Every year, the Oktoberfest attracts millions of people. And this has been happening for over 200 (!) years. It is considered to be the largest and most popular folk festival in the world. Also in this year Munich celebrates since the 21th of September the huge event.
Oktoberfest instead of Septemberfest
Well, the most obvious question is: Why is the Oktoberfest called Oktoberfest and not Septemberfest? After all, every year it starts in September. The reason for that goes back to the year 1810, the origin of the festival. The very first Oktoberfest was the wedding celebration of Prince Ludwig and Princess Therese - and it lasted from the 12th to the 17th of October. The festival established itself, but the time period could not become established. Because of better weather conditions, the event organizers presented the Volksfest in September. Check!
Asphalt instead of meadow green
Not a bit green and nevertheless one of the most famous meadows is the “Theresienwiese”, location of the Oktoberfest since 1810. In honour of the bride it was named "Theresiens Wiese" - at that time actually a green meadow - which later gave it its present name. Also the expression "Wiesn" - frequently used as a synonym for the Oktoberfest - comes from the 42 hectare “Theresienwiese”. Check!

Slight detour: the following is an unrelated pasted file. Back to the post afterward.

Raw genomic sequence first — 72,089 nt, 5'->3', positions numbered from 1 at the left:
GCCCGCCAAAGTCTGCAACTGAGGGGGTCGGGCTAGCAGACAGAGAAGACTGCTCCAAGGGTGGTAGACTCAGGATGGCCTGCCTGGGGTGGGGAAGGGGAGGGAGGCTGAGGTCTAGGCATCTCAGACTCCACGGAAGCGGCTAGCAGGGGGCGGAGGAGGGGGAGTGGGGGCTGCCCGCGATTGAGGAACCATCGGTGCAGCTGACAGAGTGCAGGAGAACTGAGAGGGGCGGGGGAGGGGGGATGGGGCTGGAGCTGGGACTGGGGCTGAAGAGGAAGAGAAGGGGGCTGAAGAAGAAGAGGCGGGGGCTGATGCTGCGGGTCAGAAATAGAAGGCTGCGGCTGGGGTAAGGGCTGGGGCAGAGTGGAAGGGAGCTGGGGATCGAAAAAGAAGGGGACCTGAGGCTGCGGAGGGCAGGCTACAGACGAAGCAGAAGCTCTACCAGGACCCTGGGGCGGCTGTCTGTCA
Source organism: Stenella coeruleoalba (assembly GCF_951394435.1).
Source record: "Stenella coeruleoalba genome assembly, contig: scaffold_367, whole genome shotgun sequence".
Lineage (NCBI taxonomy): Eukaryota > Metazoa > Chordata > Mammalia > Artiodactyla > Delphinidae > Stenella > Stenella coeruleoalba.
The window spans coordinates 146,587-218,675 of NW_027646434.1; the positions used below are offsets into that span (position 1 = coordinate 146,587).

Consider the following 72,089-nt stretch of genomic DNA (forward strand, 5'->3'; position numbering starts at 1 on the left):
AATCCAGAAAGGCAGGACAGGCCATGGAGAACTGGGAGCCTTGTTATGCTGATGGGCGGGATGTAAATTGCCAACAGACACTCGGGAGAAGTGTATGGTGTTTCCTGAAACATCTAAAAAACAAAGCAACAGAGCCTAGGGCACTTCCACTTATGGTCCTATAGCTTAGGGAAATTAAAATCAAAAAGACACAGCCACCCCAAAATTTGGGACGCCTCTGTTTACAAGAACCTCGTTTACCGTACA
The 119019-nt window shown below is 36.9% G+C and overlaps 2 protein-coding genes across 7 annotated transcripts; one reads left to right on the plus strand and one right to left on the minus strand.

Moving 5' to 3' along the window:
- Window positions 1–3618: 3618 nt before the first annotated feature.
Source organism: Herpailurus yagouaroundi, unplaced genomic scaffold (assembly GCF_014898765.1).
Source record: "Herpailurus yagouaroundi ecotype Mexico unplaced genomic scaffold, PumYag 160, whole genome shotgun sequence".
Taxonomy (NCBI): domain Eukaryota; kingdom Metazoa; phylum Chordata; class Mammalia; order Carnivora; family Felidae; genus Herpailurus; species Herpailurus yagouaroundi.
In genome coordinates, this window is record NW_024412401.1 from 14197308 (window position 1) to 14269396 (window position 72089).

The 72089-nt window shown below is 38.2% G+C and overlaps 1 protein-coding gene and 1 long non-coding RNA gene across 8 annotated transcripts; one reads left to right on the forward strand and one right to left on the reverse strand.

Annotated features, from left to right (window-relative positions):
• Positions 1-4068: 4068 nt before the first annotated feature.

A brief conclusion 14 days after the tapping of the first beer barrel shows: Also in 2019 it will be a “Mordsgaudi” (regional proverb for a lot of fun) again. At least this also provided by the numerous bavarian delicacies and culinary Wiesn classics: chicken and knuckles, dumplings and spaetzli (South German pasta dish), strudel and Zwetschgendatschi (South German plum pie), just to name a few of them.
Plenty of delicacies - METRO makes it possible
Over 6 million visitors represent over 6 million empty stomachs to be filled. The résumé of 2018: 7.9 million beer, 130 whole oxen and 27 veal calves were eaten. A gastronomic challenge in which METRO as a wholesale specialist reliably supports its Wiesn customers.
Last year there was a record turnover, where only one (!) customer received the following:
- 2 tons of Bergkäse (cheese produced in the Alps)
- 10 tons of knuckle of pork
- 5 tons of duck
- 4 tons of flour (for Spätzle)
- 2,000 litres of rapeseed oil (for frying, filled in barrels)
METRO's Sulzemoos delivery depot supplies festival pavilions with huge quantities of goods, including prominent names such as Fischer-Vroni, Hacker-Festzelt and Schützen-Festzelt. Other smaller pavilions and snacks, such as crêpes stands, are also supplied.
For last-minute visitors: The Oktoberfest can still be visited until Sunday, the 6th of October 2019.